between possibility and plausibility of ‘entitlement to
relief.' ” Id. at 678 (quoting
Twombly, 550 U.S. at 556-57) (internal citations
omitted); see In re Elevator Antitrust Litig.,
502 F.3d 47, 50 (2d Cir. 2007). Determining whether a
complaint plausibly states a claim for relief is “a
context specific task that requires the reviewing court to
draw on its judicial experience and common sense.”
Iqbal, 556 U.S. at 679; accord Harris, 572
F.3d at 72.
Plaintiff's FTCA Claim
doctrine of sovereign immunity generally precludes suit
against the federal government and its agencies. F.D.I.C.
v. Meyer, 510 U.S. 471, 475 (1994). In passing
the FTCA, however, Congress “waived the sovereign
immunity of the United States for certain torts committed by
federal employees.” Id. The FTCA provides that
a suit against the United States is the exclusive remedy for
injury “caused by the negligent or wrongful act or
omission of any employee of the Government while acting
within the scope of his office or employment.” 28
U.S.C. § 2675(a). In other words, the FTCA provides
individual government employees with immunity from common law
tort claims if the allegedly tortious conduct occurred within
the scope of their employment. Rivera v. United
States, 928 F.2d 592, 608 (2d Cir. 1991). Additionally,
the FTCA requires that before bringing suit “the
claimant shall have first presented the claim to the
appropriate Federal agency and his claim shall have been
finally denied by the agency in writing and sent by certified
or registered mail, ” otherwise known as the exhaustion
requirement. 28 U.S.C. § 2675(a); see
McNeil v. United States, 508 U.S. 106, 112-113
(1993). Specifically, “a tort claim against the United
States shall be forever barred unless it is presented to the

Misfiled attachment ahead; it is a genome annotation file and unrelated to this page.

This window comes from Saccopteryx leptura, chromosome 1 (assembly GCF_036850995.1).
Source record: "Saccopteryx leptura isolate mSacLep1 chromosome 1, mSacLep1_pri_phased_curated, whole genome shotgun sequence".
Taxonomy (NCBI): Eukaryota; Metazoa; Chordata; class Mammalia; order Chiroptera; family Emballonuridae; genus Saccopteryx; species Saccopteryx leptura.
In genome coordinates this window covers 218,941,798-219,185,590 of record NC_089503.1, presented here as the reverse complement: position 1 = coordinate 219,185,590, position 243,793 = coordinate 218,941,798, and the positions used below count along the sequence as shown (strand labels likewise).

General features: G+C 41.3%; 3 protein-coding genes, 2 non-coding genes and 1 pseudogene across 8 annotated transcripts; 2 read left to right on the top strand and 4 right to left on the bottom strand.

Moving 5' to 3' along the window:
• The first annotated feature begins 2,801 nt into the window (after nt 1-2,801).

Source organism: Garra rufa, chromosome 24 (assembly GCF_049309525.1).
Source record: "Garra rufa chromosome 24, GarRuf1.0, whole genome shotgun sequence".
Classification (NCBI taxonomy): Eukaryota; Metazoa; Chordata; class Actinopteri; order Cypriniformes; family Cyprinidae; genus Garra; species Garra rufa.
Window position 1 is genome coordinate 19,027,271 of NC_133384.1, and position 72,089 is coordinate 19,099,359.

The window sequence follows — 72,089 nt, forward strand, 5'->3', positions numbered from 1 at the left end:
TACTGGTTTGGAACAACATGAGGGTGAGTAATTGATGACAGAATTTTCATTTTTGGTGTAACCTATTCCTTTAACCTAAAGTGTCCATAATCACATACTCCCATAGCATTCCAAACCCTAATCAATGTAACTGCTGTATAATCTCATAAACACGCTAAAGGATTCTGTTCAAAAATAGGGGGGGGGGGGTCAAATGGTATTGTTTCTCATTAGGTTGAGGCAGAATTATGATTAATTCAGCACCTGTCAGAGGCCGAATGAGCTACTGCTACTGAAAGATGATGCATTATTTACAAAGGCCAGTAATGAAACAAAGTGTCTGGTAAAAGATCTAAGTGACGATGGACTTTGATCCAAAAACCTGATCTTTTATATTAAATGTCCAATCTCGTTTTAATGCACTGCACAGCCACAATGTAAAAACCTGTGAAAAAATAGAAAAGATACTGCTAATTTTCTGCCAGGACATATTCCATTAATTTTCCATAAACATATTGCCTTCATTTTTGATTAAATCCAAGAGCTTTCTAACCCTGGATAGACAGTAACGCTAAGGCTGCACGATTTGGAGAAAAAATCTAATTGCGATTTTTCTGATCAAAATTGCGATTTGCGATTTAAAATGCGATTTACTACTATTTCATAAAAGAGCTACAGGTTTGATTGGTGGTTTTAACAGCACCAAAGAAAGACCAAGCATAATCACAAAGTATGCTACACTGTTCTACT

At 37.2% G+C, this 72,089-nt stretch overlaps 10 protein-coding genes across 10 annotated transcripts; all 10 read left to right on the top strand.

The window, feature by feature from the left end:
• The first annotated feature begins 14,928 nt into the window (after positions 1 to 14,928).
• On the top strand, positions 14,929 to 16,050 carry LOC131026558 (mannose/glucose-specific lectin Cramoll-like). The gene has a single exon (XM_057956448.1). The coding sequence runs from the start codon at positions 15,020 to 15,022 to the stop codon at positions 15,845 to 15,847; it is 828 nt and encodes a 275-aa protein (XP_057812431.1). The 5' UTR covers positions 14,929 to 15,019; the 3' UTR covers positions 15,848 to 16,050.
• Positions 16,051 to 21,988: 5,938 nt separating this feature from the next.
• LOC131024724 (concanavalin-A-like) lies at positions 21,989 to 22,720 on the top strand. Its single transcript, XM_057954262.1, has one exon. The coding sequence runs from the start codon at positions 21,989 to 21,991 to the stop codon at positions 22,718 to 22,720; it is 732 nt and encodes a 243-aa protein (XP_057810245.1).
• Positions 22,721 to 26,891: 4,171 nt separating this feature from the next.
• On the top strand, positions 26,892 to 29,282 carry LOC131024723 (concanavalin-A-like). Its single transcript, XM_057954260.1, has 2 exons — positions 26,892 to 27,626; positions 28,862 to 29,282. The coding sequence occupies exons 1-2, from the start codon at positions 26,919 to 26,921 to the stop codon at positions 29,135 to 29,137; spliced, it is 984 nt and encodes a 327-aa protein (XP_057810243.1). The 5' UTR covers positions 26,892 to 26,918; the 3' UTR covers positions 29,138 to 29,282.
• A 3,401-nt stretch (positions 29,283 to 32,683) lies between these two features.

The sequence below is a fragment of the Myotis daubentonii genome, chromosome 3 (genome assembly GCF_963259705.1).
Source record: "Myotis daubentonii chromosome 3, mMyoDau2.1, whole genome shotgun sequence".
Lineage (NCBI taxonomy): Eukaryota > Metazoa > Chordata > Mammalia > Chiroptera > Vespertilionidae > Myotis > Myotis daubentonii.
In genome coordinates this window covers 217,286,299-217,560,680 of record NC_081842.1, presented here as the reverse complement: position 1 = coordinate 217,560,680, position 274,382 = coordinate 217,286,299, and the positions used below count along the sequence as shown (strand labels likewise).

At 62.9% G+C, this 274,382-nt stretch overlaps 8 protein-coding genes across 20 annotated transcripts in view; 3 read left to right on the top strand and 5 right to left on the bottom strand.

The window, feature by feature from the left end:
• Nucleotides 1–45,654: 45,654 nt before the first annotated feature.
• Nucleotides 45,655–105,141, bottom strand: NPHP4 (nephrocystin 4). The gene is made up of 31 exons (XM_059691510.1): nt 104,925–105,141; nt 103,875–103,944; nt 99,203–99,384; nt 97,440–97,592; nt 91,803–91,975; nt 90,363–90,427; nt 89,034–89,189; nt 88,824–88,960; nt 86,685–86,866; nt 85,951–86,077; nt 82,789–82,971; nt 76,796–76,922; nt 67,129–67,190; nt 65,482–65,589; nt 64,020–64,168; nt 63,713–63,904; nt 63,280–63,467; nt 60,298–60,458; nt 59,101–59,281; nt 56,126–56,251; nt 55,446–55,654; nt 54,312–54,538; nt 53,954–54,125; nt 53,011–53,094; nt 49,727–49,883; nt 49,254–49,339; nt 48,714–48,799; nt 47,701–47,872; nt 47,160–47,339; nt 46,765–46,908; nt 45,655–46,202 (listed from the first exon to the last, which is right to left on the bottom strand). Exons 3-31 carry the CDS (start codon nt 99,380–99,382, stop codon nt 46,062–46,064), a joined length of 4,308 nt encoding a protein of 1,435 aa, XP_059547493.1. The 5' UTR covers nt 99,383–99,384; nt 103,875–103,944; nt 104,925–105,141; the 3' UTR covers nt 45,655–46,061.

appropriate Federal agency within two years after such claim
accrues and then brought to federal court within six months
after the agency acts on the claim.” United States
v. Kwai Fun Wong, 135 S.Ct. 1625, 1629 (2015) (internal
quotation marks and citations omitted).
the Supreme Court held that “the FTCA's time bars
are nonjurisdictional and subject to equitable tolling,
” meaning that a court “may pause the
running” of the FTCA's time limitations. Kwai
Fun Wong, 135 S.Ct. at 1631, 1638. “Generally, a
litigant seeking equitable tolling bears the burden of
establishing two elements: (1) that he has been pursuing his
rights diligently, and (2) that some extraordinary
circumstance stood in his way.” Pace v.
DiGuglielmo, 544 U.S. 408, 418 (2005).
there is no dispute that plaintiff filed her claim in federal
court more than six months after the Department of Veterans
Affairs denied Scarpinito's administrative claim.
Approximately a year passed between the March 26, 2015 denial
letter and the filing of this action on March 15, 2016.
Moreover, in failing to respond to defendant's motion,
plaintiff has failed to meet her burden of establishing that
equitable tolling is warranted here. The Court notes that in
a pre-motion letter to the Court dated June 1, 2016,
plaintiff's counsel states that he “assum[ed] . . .
that the [FTCA's six month limitation period] was tolled
from the time of Mr. Scarpinito's demise and did not
continue until someone was appointed as an
Administrator.” However, having not filed any motion
papers addressing the issue, plaintiff has not provided any
evidence suggesting that Scarpinito's death resulted in
extraordinary circumstances that required a tolling of the 6
month limitation period. Compare Genao v. United
States, 2010 U.S. Dist. LEXIS 86079, at *12-13 (E.D.N.Y.